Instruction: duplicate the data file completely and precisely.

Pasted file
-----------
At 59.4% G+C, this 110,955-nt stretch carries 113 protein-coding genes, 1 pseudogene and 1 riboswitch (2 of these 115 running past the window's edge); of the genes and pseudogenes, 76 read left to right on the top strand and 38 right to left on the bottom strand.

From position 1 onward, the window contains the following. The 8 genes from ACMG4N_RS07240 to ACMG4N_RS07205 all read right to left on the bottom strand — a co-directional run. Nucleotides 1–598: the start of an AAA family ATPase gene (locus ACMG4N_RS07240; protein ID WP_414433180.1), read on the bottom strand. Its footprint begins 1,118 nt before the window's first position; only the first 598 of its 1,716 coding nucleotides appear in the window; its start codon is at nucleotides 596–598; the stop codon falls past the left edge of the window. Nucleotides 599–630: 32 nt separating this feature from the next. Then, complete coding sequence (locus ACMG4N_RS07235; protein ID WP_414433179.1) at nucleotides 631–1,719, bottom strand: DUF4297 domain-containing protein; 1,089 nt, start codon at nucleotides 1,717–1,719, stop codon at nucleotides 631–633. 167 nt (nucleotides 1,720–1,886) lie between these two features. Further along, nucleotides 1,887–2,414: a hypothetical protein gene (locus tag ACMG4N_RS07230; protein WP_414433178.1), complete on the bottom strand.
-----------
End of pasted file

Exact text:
At 59.4% G+C, this 110,955-nt stretch carries 113 protein-coding genes, 1 pseudogene and 1 riboswitch (2 of these 115 running past the window's edge); of the genes and pseudogenes, 76 read left to right on the top strand and 38 right to left on the bottom strand.

From position 1 onward, the window contains the following. The 8 genes from ACMG4N_RS07240 to ACMG4N_RS07205 all read right to left on the bottom strand — a co-directional run. Nucleotides 1–598: the start of an AAA family ATPase gene (locus ACMG4N_RS07240; protein ID WP_414433180.1), read on the bottom strand. Its footprint begins 1,118 nt before the window's first position; only the first 598 of its 1,716 coding nucleotides appear in the window; its start codon is at nucleotides 596–598; the stop codon falls past the left edge of the window. Nucleotides 599–630: 32 nt separating this feature from the next. Then, complete coding sequence (locus ACMG4N_RS07235; protein ID WP_414433179.1) at nucleotides 631–1,719, bottom strand: DUF4297 domain-containing protein; 1,089 nt, start codon at nucleotides 1,717–1,719, stop codon at nucleotides 631–633. 167 nt (nucleotides 1,720–1,886) lie between these two features. Further along, nucleotides 1,887–2,414: a hypothetical protein gene (locus tag ACMG4N_RS07230; protein WP_414433178.1), complete on the bottom strand.